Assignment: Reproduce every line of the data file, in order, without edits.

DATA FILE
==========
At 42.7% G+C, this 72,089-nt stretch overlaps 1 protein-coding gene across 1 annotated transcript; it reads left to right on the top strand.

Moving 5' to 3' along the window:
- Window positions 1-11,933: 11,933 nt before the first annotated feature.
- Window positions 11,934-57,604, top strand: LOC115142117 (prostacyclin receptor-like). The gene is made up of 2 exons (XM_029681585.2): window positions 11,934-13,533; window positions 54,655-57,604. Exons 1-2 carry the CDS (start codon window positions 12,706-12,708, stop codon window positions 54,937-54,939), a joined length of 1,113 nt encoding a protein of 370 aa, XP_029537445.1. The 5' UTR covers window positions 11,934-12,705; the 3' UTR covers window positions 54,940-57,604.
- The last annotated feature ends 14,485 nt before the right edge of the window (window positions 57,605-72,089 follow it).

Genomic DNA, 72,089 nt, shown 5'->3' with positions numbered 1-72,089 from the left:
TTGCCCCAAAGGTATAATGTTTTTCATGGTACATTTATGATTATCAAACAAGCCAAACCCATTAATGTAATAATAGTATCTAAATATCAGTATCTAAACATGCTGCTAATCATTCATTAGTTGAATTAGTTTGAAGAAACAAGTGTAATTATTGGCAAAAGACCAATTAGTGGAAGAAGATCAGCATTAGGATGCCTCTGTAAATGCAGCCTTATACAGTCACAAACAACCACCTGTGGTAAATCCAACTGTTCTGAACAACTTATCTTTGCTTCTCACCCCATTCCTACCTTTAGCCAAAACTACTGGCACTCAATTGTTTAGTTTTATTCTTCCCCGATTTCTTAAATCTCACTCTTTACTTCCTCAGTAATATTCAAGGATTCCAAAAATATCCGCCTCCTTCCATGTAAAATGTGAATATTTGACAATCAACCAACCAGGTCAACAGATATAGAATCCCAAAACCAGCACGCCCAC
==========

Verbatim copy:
At 42.7% G+C, this 72,089-nt stretch overlaps 1 protein-coding gene across 1 annotated transcript; it reads left to right on the top strand.

Moving 5' to 3' along the window:
- Window positions 1-11,933: 11,933 nt before the first annotated feature.
- Window positions 11,934-57,604, top strand: LOC115142117 (prostacyclin receptor-like). The gene is made up of 2 exons (XM_029681585.2): window positions 11,934-13,533; window positions 54,655-57,604. Exons 1-2 carry the CDS (start codon window positions 12,706-12,708, stop codon window positions 54,937-54,939), a joined length of 1,113 nt encoding a protein of 370 aa, XP_029537445.1. The 5' UTR covers window positions 11,934-12,705; the 3' UTR covers window positions 54,940-57,604.
- The last annotated feature ends 14,485 nt before the right edge of the window (window positions 57,605-72,089 follow it).

Genomic DNA, 72,089 nt, shown 5'->3' with positions numbered 1-72,089 from the left:
TTGCCCCAAAGGTATAATGTTTTTCATGGTACATTTATGATTATCAAACAAGCCAAACCCATTAATGTAATAATAGTATCTAAATATCAGTATCTAAACATGCTGCTAATCATTCATTAGTTGAATTAGTTTGAAGAAACAAGTGTAATTATTGGCAAAAGACCAATTAGTGGAAGAAGATCAGCATTAGGATGCCTCTGTAAATGCAGCCTTATACAGTCACAAACAACCACCTGTGGTAAATCCAACTGTTCTGAACAACTTATCTTTGCTTCTCACCCCATTCCTACCTTTAGCCAAAACTACTGGCACTCAATTGTTTAGTTTTATTCTTCCCCGATTTCTTAAATCTCACTCTTTACTTCCTCAGTAATATTCAAGGATTCCAAAAATATCCGCCTCCTTCCATGTAAAATGTGAATATTTGACAATCAACCAACCAGGTCAACAGATATAGAATCCCAAAACCAGCACGCCCAC